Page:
A rhodium-modified amperometric biosensor based on the recently introduced ceramic-carbon composite electrode has been developed. The sensors are comprised of Rh metal and glucose-oxidase-modified graphite particles embedded in a porous, organically modified silicate network. The hydrophobicity of the matrix imparts limited wettability. The thickness of the active layer of the electrode can be tuned by incorporating hydrophilic components such as metal particles and proteins. This layer can be removed by mechanical polishing to reveal a fresh uncontaminated reactive layer. In the present construction, rhodium is used for electroreduction of the biochemical reaction product, hydrogen peroxide. The continuous supply of oxygen from the top of the electrode through the porous structure facilitates operation even in oxygen-free solutions, in a gas diffusion/biosensing mode of operation. Operation in clinical blood plasma shows that the electrode can be used conveniently for analysis of biological samples. The sensor can be used at very low overpotentials and is free of common interferences, such as ascorbic acid, acetaminophen, uric acid, urea and salicylic acid. It is found to be stable over long periods.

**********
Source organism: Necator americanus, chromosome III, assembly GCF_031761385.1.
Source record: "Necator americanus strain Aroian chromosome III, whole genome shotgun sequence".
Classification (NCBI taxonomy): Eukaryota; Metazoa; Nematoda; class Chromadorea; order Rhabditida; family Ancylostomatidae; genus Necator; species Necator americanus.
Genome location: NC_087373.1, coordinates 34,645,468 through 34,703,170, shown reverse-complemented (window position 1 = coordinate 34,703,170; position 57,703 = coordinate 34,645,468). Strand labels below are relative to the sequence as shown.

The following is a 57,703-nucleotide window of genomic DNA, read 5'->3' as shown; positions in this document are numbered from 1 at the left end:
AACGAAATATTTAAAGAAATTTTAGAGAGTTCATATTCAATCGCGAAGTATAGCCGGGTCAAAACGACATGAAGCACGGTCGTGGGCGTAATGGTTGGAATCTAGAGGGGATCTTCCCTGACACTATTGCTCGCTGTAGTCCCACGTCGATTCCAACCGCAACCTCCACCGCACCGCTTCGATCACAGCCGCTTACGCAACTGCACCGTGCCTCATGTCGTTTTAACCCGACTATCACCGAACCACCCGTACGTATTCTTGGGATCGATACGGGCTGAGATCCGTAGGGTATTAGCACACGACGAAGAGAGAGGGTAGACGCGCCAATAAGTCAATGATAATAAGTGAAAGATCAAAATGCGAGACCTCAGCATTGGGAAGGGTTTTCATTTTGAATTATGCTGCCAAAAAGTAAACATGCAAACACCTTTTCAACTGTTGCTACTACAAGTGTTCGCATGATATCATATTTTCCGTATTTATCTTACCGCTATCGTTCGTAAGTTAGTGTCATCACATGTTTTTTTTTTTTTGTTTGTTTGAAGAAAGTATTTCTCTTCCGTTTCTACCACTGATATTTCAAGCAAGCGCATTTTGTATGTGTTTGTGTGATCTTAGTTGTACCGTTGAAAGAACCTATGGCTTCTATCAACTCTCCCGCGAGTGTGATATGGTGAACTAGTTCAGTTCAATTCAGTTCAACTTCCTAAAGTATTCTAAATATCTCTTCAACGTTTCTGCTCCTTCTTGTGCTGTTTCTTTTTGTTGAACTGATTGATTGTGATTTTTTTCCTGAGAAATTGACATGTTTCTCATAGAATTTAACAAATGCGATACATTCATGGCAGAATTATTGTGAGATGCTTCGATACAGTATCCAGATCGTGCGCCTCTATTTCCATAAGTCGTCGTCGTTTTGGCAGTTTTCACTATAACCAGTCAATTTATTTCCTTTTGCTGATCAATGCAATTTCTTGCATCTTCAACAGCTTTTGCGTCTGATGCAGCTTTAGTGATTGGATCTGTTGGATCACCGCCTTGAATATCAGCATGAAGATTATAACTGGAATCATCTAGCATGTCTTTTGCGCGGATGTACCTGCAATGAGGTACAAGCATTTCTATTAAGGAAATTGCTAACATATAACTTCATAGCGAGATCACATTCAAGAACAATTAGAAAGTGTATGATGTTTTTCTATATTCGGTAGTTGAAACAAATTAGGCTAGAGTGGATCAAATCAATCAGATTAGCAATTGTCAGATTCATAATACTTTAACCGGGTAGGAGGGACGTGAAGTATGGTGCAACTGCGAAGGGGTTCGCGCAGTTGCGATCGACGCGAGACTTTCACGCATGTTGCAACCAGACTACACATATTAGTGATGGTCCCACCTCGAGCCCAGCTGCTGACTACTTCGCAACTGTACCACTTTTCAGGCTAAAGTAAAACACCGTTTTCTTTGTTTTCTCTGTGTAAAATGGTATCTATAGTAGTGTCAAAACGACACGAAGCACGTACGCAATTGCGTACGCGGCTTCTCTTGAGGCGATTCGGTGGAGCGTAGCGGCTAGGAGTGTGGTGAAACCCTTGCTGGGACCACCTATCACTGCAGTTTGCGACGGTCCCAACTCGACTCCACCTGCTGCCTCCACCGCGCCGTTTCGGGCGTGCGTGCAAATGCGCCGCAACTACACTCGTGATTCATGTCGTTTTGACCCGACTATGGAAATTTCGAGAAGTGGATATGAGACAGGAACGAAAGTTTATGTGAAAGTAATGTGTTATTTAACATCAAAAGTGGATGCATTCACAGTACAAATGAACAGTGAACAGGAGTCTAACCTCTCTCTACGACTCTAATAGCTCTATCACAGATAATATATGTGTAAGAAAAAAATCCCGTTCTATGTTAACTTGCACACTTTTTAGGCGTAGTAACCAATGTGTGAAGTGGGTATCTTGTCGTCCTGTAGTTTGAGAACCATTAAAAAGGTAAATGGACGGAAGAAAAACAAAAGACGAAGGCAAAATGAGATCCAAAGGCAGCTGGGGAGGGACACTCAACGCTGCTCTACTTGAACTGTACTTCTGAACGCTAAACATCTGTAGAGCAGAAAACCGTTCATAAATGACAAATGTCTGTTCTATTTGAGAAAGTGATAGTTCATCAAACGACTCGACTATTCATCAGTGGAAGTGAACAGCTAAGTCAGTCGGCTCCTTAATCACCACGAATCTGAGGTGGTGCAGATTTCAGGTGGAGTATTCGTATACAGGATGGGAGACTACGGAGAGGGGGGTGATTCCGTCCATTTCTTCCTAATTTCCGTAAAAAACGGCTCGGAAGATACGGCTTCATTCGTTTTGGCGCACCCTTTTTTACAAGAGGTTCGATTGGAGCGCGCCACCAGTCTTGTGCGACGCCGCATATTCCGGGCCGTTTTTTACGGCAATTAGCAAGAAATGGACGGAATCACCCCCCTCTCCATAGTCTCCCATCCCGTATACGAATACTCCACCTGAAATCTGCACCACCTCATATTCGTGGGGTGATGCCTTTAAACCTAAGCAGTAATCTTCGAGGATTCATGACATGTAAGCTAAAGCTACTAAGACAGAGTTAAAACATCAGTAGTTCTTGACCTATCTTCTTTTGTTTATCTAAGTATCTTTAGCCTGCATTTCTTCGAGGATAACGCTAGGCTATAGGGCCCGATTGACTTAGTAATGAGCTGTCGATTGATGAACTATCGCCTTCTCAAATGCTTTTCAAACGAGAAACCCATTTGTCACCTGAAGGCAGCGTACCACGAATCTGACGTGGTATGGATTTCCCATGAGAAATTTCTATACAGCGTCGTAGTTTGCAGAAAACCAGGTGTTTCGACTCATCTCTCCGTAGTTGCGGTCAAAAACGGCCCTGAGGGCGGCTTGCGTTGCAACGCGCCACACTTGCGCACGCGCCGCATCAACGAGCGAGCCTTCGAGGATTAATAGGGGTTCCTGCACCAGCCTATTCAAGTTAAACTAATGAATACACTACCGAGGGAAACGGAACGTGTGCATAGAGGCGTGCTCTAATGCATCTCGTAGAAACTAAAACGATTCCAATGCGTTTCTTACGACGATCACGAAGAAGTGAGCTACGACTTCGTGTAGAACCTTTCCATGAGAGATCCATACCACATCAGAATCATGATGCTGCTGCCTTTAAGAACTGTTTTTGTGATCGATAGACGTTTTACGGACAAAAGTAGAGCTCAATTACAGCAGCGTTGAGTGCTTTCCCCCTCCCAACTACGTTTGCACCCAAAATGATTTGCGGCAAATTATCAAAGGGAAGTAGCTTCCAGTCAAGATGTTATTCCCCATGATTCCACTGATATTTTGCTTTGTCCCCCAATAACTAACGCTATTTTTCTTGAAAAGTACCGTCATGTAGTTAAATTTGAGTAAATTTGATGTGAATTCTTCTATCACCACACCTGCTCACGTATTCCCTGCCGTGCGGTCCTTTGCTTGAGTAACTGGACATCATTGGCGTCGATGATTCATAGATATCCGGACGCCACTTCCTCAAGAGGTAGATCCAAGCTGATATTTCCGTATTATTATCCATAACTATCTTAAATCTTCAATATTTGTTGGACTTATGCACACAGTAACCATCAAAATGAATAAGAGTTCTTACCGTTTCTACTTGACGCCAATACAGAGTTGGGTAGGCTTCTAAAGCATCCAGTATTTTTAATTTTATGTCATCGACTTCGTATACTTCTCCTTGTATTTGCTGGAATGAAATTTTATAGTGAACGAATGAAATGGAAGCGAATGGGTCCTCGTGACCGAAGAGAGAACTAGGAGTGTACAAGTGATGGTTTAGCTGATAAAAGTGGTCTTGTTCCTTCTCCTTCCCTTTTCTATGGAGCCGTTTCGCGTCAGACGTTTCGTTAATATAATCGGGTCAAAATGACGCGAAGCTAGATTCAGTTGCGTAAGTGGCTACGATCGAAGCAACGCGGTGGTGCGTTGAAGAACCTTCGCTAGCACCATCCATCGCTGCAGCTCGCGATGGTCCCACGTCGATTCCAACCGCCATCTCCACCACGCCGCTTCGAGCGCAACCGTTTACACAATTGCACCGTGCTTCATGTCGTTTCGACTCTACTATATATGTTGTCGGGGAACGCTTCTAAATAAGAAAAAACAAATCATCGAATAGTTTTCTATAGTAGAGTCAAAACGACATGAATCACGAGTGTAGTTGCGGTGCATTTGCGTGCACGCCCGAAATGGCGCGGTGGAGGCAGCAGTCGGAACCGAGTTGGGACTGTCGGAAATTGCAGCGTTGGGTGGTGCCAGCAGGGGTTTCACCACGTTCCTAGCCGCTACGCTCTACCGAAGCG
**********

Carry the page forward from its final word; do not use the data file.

Bibliographical noteFunding Information:
Financial support by the Gesellschaft fuer Biotechnolo-gische Forschung-GBF is gratefully acknowledged.
- Membrane-free sensor
- Methyl silicate
- Porous network